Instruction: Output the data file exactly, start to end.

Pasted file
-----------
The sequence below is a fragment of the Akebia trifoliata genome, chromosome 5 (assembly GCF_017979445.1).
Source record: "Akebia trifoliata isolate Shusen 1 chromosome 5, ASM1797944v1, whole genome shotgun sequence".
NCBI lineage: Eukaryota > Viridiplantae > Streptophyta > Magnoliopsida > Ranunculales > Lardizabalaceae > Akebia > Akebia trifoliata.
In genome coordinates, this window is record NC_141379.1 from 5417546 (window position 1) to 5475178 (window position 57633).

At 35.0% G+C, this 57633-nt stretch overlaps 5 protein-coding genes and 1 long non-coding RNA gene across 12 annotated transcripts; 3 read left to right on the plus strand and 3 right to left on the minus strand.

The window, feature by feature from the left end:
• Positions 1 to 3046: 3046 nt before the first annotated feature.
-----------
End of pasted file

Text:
The sequence below is a fragment of the Akebia trifoliata genome, chromosome 5 (assembly GCF_017979445.1).
Source record: "Akebia trifoliata isolate Shusen 1 chromosome 5, ASM1797944v1, whole genome shotgun sequence".
NCBI lineage: Eukaryota > Viridiplantae > Streptophyta > Magnoliopsida > Ranunculales > Lardizabalaceae > Akebia > Akebia trifoliata.
In genome coordinates, this window is record NC_141379.1 from 5417546 (window position 1) to 5475178 (window position 57633).

At 35.0% G+C, this 57633-nt stretch overlaps 5 protein-coding genes and 1 long non-coding RNA gene across 12 annotated transcripts; 3 read left to right on the plus strand and 3 right to left on the minus strand.

The window, feature by feature from the left end:
• Positions 1 to 3046: 3046 nt before the first annotated feature.